It has been shown that the sera of patients with cystic fibrosis reveal more numerous and frequent antibody responses to extracellular products of strains of Staphylococcus aureus than do sera from control subjects of a similar age, time and place.
In a significant percentage of patients with cystic fibrosis multiple antibody responses were found against extracts of a Hemophilus influenzae strain. Such multiple antibodies were not seen in sera of the control group. These findings suggest that this organism may not infrequently be involved in the pathogenesis of the pulmonary lesions.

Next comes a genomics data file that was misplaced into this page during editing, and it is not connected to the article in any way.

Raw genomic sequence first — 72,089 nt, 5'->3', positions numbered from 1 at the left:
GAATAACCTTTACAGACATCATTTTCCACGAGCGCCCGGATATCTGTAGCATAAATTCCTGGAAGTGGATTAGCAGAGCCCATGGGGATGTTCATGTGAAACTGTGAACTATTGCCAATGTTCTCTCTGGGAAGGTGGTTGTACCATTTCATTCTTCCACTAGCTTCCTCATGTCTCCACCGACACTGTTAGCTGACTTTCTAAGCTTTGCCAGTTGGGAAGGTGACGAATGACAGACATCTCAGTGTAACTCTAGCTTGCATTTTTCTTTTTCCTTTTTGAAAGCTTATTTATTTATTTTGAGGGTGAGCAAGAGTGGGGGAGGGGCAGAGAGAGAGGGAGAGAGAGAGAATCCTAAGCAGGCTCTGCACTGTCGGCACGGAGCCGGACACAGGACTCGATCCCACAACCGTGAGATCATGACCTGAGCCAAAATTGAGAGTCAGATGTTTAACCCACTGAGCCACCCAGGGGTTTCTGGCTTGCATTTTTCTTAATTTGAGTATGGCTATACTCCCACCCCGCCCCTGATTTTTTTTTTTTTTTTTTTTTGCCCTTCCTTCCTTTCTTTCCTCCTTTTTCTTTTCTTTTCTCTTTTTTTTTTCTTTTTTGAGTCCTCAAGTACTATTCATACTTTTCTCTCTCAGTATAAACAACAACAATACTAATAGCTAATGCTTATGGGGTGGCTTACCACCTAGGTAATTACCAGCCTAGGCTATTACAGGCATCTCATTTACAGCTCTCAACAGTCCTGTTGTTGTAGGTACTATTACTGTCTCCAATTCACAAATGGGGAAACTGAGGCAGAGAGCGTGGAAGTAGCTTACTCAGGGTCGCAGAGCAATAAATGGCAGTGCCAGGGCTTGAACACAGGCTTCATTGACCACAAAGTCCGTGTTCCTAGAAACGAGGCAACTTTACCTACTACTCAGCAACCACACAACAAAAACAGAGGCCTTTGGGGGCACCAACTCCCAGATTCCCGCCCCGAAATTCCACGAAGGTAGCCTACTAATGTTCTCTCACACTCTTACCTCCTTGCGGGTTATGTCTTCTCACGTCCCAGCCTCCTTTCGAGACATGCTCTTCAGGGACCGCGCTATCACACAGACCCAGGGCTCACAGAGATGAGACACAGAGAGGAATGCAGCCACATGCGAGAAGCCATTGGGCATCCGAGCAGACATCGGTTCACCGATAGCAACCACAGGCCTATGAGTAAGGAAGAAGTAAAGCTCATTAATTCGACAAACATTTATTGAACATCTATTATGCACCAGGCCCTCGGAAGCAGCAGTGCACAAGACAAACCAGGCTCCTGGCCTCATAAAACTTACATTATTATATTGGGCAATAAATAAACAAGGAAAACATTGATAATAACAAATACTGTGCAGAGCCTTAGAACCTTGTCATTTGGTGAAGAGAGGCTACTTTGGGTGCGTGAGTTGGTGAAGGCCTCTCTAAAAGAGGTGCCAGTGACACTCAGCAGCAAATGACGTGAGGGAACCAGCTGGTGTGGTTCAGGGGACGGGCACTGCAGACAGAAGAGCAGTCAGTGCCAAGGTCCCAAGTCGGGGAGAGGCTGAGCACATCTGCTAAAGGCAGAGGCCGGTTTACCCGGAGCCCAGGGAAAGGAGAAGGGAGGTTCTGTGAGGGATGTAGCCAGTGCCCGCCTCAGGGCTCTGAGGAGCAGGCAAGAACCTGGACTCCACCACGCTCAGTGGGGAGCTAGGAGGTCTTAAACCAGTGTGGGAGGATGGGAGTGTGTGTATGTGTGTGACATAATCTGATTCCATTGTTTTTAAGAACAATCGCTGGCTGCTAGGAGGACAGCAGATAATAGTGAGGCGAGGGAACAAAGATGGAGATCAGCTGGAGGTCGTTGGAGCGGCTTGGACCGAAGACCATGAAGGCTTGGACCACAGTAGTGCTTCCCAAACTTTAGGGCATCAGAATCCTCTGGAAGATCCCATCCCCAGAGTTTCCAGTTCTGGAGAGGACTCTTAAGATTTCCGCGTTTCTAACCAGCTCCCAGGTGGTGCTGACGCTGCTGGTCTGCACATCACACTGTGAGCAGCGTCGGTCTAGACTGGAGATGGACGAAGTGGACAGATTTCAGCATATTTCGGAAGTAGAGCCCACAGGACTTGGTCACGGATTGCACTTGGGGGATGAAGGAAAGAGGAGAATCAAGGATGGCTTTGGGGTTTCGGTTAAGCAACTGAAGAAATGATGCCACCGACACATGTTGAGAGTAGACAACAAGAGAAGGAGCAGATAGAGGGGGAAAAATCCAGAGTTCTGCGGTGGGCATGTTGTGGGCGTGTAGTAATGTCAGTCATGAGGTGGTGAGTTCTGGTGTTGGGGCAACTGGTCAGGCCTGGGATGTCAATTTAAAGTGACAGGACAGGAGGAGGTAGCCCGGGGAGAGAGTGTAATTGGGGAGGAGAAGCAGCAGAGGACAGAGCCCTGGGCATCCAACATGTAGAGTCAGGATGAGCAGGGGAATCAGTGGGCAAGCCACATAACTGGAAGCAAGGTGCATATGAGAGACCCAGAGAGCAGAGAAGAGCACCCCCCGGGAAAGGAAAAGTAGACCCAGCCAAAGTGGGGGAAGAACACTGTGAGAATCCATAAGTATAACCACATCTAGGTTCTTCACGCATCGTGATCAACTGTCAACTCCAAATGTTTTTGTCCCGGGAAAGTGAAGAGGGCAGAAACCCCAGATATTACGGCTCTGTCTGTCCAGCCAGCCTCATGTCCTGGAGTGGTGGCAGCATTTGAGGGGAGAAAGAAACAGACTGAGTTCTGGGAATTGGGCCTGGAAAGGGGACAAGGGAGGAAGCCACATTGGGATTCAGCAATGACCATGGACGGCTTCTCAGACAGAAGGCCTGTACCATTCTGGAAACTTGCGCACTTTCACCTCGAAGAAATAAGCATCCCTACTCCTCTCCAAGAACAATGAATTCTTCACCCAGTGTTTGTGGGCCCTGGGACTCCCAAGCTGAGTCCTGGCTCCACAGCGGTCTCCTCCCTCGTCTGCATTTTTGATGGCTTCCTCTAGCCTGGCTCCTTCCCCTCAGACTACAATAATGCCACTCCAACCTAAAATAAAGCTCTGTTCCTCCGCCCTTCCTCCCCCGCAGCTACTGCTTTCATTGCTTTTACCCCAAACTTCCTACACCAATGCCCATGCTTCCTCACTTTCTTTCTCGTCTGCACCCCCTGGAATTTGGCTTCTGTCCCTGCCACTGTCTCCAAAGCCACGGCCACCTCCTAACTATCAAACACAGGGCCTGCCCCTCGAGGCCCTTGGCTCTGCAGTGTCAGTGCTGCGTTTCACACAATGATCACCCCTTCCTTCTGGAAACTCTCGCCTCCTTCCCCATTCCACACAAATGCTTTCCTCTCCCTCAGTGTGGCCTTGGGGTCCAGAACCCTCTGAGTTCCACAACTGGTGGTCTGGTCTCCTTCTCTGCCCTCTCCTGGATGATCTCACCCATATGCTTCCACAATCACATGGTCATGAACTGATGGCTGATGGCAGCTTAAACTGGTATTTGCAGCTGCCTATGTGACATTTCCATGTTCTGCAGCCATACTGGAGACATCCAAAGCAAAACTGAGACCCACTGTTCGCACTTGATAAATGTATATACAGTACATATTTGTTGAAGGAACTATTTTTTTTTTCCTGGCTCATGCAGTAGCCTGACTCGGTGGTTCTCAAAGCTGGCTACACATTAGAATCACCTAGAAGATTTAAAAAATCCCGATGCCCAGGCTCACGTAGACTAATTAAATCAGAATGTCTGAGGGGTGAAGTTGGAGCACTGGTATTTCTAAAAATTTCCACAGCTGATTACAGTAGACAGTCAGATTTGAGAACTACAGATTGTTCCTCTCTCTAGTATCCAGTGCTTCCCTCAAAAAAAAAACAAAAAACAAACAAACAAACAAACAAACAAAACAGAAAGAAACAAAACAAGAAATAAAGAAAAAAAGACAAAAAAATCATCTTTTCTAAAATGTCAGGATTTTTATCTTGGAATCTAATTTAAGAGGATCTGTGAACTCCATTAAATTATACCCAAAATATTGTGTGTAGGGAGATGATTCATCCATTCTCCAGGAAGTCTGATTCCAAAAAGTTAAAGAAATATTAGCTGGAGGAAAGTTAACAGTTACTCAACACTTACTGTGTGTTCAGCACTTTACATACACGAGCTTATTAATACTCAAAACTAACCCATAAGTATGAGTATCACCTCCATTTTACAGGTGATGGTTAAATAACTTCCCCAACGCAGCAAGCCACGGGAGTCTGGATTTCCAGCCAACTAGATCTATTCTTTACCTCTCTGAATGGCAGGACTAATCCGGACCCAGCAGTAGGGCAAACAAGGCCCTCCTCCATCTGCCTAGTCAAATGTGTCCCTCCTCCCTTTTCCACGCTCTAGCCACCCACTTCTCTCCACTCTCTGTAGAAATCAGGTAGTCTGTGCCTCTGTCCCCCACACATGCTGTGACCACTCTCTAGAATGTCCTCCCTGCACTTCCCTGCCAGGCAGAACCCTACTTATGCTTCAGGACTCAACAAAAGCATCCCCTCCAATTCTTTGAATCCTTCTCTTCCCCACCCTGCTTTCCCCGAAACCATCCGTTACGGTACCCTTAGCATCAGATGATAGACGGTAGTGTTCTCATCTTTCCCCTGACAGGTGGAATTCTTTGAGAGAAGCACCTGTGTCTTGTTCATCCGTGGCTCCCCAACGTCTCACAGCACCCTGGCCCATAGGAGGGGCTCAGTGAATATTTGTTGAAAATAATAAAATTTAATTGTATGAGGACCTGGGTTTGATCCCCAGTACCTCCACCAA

Many more patients with cystic fibrosis than controls failed to reveal antibodies against the extracellular products of a strain of group A hemolytic streptococcus. No detectable antibodies were found in any of the sera against pneumococcal type 2 polysaccharide, old tuberculin or a mouse peritoneal toxoplasma concentrate.
The potential value of this approach for the analysis of the underlying etiologic agents involved in the respiratory infections of patients with cystic fibrosis is discussed.